Microsoft Vista: It's Not as Bad as You Think!

But the Marketing Is Still Pretty Lousy

By Published on .

In its massively expensive and massively dubious attempt to reform image problems suffered by its Vista operating system, Microsoft has turned to a hidden-camera approach to show that its flop of a new OS isn't as bad as you probably think.

In a new online campaign, a bunch of Windows XP, Mac and Linux users who haven't upgraded to Vista because of its nasty word of mouth are brought into a sterile focus-group setting to play around with what they're told is a new operating system called Mojave. These ordinary folks -- many of whom could be Twitter buddies of the PC Guy on those Apple ads now torturing Redmond -- rave, naturally, about Mojave. More than 90% give positive feedback. Then there comes the "Punk'd"-style reveal that Mojave is really Vista. The only thing missing is Ashton Kutcher.

Actually, the other thing missing is anything approaching entertainment value. The footage is bland and unengaging. And, if you force yourself to wade through the videos as I did, the idea doesn't hold up to any real skepticism. All you get to see are the positive reactions to Vista. What you don't see is the walkthrough, if any, the Microsoft employee gave these people, nor do you witness how they interact with an OS that's been savaged for, among other things, not playing well with any number of popular software programs. The effect is to make the experiment look stilted or, worse, lacking in credibility. And it does nothing to make you believe that Vista is somehow more intuitive or, simply, better than you thought. What this kind of gimmick does do is point out how bad Microsoft is at communicating its products' advantages.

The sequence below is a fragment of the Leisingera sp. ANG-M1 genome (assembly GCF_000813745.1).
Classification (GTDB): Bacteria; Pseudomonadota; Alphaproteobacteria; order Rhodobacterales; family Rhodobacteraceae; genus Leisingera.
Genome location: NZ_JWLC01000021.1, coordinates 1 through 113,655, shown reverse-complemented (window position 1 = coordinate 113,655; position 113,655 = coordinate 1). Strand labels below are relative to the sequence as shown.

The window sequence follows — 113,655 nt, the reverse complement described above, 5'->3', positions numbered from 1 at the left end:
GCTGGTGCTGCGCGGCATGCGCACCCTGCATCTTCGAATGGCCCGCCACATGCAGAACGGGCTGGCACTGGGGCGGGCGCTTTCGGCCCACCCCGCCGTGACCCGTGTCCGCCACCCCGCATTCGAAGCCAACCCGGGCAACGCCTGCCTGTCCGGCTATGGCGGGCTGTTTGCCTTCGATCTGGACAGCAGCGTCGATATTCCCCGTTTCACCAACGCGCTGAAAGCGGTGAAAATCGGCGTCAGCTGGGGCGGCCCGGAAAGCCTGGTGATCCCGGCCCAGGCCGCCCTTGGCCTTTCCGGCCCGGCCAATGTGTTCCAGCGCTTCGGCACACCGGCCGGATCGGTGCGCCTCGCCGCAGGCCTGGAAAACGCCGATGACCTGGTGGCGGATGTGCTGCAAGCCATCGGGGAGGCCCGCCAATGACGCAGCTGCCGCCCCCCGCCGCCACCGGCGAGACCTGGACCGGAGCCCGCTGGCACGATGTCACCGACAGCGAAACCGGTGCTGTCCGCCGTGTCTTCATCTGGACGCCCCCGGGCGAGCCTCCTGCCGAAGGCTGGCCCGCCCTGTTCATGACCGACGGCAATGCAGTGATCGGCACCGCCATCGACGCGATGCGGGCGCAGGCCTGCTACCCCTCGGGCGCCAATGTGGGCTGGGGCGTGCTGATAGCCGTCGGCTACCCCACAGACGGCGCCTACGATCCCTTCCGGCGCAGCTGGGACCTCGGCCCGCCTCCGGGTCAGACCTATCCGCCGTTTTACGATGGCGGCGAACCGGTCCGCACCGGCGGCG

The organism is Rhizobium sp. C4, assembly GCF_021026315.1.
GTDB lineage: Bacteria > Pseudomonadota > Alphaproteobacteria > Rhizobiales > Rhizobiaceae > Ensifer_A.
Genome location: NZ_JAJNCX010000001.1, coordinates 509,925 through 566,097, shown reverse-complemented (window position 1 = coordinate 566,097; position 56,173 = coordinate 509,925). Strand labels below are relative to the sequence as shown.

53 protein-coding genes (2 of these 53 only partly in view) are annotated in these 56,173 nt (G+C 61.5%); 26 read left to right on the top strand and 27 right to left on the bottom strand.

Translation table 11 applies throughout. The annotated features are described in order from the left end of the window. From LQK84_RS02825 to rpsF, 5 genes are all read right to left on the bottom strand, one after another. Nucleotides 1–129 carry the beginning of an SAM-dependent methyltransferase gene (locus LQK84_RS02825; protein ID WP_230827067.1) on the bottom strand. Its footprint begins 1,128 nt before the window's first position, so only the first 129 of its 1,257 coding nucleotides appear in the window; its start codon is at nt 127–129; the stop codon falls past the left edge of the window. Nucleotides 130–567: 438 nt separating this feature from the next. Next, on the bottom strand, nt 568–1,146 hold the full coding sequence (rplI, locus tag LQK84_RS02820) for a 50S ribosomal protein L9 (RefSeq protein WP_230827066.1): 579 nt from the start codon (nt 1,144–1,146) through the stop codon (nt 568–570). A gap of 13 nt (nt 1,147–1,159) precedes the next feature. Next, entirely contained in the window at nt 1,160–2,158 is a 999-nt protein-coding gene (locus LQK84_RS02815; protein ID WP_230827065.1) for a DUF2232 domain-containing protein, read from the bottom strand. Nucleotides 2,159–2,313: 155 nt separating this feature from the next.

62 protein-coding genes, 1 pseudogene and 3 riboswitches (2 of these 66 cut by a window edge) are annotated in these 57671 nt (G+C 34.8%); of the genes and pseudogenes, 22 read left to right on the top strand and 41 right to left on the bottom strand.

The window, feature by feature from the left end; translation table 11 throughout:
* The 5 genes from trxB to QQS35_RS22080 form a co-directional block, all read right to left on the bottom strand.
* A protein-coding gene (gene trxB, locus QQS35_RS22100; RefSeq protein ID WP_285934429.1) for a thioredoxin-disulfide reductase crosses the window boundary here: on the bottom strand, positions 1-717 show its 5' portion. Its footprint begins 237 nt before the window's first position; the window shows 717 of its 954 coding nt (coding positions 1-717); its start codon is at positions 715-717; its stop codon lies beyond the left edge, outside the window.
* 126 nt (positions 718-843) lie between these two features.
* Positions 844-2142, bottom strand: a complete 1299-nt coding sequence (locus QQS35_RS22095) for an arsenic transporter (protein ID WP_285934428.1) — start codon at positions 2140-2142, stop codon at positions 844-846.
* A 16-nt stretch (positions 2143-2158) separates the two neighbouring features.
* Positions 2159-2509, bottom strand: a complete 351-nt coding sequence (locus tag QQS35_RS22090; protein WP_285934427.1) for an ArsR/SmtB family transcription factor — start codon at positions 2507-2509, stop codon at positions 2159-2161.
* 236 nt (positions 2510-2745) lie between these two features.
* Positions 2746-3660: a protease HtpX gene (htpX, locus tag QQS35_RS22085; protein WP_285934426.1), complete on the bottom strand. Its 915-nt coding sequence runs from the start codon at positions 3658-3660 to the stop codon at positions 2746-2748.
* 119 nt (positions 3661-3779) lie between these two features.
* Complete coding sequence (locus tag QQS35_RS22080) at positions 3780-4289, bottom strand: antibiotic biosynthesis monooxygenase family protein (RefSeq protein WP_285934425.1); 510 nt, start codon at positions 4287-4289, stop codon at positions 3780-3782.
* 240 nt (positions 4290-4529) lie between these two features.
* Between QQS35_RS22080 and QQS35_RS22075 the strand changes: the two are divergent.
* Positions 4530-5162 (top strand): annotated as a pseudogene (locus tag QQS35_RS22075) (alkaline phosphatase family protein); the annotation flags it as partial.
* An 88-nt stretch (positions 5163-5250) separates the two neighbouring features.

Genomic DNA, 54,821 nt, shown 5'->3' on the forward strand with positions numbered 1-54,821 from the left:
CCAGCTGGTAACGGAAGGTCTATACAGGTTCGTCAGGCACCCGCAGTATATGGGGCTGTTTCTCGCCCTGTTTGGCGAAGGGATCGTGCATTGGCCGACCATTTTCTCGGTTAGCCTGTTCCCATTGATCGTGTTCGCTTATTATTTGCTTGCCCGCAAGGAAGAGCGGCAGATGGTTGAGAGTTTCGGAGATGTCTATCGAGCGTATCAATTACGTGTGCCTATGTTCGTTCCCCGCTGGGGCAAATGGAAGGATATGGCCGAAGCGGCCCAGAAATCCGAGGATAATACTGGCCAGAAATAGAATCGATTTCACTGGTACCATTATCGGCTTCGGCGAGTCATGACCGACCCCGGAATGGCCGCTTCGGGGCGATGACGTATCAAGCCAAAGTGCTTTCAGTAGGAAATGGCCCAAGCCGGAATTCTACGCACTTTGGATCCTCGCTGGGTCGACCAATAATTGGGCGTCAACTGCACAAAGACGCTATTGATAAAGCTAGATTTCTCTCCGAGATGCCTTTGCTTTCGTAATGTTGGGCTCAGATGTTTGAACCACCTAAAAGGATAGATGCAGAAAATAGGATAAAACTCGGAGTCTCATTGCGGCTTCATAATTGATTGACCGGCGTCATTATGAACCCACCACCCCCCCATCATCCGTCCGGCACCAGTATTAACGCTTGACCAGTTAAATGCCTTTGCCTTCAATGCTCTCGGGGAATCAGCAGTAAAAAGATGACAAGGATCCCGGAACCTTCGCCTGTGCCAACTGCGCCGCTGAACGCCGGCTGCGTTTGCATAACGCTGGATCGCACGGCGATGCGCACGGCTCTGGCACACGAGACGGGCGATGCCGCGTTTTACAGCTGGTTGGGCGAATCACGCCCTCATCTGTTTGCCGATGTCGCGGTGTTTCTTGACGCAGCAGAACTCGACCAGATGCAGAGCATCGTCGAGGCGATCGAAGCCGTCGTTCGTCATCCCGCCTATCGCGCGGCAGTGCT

A CNET piece suggested this was an internal program not designed by Crispin Porter & Bogusky, the agency now working on TV ads to put some sheen on Vista. Neither Microsoft nor Crispin responded to queries, but the idea is definitely reminiscent of Crispin's awesome Whopper Freakout for Burger King, which trained hidden cameras on customers who, after they were told they couldn't buy a Whopper, properly freaked out. Needless to say, the weirdness and the funniness of a bunch of fast food-devotees reacting to something as off-kilter as a restaurant discontinuing its flagship product doesn't carry over to a bunch of office drones marveling over previously undiscovered bells and whistles on an operating system. (Love that security feature! An easy-to-find calculator? Woooo-hoooo!)

All in all, it's a lifeless execution that, if it's at all indicative of what Microsoft is readying for its forthcoming $300 million mass-media bludgeoning, will probably do one thing really well: provide more fodder for Apple in its long-running beat-down of the Microsoft brand.
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